NEW: David Trewern

Important purchases are usually made physically, instore, but the ‘journey’ often begins on the net, where buyers check out products and compare prices. Retailers take note.

Clicking with real-world customers

While working over the past week on a strategy for a client, I came across some interesting information about the way that online and offline communications, commerce and processes work together hand in hand.

Being an early adopter and an experienced web user, I always need to remind myself that the way I use the web is not typical of the average user. However, findings from a recent Accenture survey in the US indicate that more people use the web the way I do than I had previously thought.

For example, 69% of respondents to the survey said they research product features online before they visit a physical store; 68% said they compare prices online before shopping in a physical store; and only 13% said the internet had not improved their in-store shopping experience.

With over a billion Google searches daily, it’s is increasingly important for companies to think about the ways in which their customers find, evaluate, discuss and ultimately make a decision to purchase a product.

Let’s think for a minute about the journey a customer embarks on when making an important purchasing decision in our new digital world:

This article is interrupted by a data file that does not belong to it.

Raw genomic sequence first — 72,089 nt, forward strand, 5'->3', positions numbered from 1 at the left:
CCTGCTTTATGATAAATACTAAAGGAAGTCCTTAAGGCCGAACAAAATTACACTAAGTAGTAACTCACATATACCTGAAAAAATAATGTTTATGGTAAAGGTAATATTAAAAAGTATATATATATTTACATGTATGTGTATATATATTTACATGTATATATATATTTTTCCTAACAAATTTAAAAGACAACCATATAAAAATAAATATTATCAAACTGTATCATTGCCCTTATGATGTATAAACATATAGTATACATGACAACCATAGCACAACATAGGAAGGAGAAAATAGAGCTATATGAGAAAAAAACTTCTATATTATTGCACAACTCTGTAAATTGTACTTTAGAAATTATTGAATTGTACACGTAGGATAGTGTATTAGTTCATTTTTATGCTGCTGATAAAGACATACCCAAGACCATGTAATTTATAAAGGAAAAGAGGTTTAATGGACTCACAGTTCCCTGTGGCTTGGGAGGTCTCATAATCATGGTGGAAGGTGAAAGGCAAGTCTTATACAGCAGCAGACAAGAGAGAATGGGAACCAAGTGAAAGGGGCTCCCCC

First a catalyst causes an intent to consider a purchase. The catalyst could be an event (such as Christmas), a change in functional needs or desire created by advertising. The potential purchaser may then start researching online, or may contact a ‘peer expert’ for advice. Over the course of hours, days, weeks or months (depending upon the type of purchase) the potential purchaser is likely to window-shop in physical stores, visit manufacturers’ websites, visit eBay, compare prices online, read magazines, discuss their options on online discussion forums and read blogs. It is then likely that they will in-fact make the purchase in a physical store.

The statistics quoted indicate that the majority of people still prefer to transact in the real world; however for more than 87% of shoppers, the internet has enhanced their shopping experience. The web provides complete control and means that shoppers can avoid pushy sales people. Customers can also research their decisions 24 hours a day, at home after dark, or even at work during the day.

It’s important for all businesses to stop and think about the journey that their customers undertake leading up to a transaction. This customer journey equally applies to service business as well as manufacturers and retailers.

How important is the web to your customers when it comes to finding information about your products and services?

One tip is to use the Google keyword tool to get an indication of what people are searching for online in your category. Your own website statistics should also provide an insight. However, the best thing to do is to actually ask your customers.

To read more David Trewern blogs, click here.


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